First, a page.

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Will delaying fertility treatment due to the COVID-19 pandemic affect chances of falling pregnant?

A study published last year in the journal Human Reproduction has some reassuring results for our patients, particularly those with a diminished ovarian reserve.

During the beginning on the pandemic in 2020, patients planning to undergo fertility treatment in the hopes of starting their family had their dreams shattered. Treatments were delayed, the transportation of donor sperm and donor eggs was affected due to international flights and patients found themselves facing an increasingly stressful situation with no end in sight.

We all know that when it comes to fertility in both men and women, you can’t stop the clock. A diminished ovarian reserve places more pressure on women to start a family earlier rather than later and the COVID-19 pandemic helped exacerbate an already stressful situation.

With this in mind, academics from the American Society for Reproductive Medicine (ASRM) formed a task force to help provide guidance for patient management and determine whether this short yet inconvenient delay in fertility treatment would impact the pregnancy outcomes of women with diminished ovarian reserve. The academics looked at 1790 patients that met the criteria and found that when compared to women who did not delay their treatment, there was no difference in live birth rate.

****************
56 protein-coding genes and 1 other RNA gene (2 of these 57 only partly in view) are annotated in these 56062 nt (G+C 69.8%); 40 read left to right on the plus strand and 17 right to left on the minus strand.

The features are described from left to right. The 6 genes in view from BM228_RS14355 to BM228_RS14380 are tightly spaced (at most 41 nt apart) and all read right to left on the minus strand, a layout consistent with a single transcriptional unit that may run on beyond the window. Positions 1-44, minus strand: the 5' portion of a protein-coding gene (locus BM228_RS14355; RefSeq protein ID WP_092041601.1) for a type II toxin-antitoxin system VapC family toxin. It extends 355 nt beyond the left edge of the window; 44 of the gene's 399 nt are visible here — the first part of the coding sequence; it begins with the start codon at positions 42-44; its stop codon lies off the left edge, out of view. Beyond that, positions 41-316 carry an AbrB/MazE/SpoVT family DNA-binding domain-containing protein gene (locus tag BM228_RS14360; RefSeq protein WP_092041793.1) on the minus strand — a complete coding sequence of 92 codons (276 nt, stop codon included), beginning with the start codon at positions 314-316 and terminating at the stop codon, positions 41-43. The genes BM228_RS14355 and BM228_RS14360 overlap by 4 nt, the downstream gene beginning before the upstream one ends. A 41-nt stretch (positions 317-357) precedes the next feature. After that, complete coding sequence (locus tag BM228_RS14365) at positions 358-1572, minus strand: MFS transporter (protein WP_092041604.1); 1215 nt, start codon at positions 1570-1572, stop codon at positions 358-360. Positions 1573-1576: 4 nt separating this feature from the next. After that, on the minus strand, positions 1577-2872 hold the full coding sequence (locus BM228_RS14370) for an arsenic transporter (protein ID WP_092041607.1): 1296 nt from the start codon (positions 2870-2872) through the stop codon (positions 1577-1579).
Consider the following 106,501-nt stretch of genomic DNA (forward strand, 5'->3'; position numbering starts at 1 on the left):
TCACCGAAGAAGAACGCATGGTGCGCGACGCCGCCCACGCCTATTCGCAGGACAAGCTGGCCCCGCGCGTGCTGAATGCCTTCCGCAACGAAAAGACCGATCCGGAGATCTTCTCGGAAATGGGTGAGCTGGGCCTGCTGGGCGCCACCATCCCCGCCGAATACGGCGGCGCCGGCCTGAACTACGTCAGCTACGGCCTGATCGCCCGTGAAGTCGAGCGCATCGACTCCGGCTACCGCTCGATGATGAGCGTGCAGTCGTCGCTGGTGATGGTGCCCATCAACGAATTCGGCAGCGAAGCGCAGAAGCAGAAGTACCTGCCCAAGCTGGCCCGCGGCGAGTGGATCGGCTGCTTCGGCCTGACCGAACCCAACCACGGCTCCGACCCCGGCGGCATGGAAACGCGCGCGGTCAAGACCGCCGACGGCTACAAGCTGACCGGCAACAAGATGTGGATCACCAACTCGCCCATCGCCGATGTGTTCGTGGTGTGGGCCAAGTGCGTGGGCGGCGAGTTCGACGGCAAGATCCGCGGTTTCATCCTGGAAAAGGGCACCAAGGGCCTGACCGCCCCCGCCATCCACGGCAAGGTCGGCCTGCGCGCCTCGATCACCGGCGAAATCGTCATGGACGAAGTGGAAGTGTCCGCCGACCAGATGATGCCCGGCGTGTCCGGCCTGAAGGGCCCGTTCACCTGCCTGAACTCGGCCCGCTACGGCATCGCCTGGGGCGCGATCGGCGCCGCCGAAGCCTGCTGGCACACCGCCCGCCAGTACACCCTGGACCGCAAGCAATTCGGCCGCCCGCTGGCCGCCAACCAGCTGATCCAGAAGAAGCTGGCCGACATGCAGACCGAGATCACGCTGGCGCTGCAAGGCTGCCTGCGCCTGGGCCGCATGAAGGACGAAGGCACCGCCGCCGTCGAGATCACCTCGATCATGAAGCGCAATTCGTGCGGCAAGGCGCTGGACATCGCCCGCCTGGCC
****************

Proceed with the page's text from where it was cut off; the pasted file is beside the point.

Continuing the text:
In a normal situation, a delay in treatment may be due to logistical, financial, medial or personal reasons and it is well documented that over a course of several years, the ovarian reserve of women will begin to decline as well as their fecundability. In women with fertility problems, however, the actual length of times it takes for a clinically significant decline in ovarian reserve or the likelihood of a successful pregnancy is in not understood.

The results of this recent study is very reassuring for patients with a lower than normal antral follicle count (AFC) or AMH, suggesting that embryo development is not affected by a short delay in IVF treatment.

The study found that a delay in IVF treatment for up to approximately 180 days did not affect the live birth rate in women with diminished ovarian reserve, in comparison to the women who began their treatment within 90 days of presentation.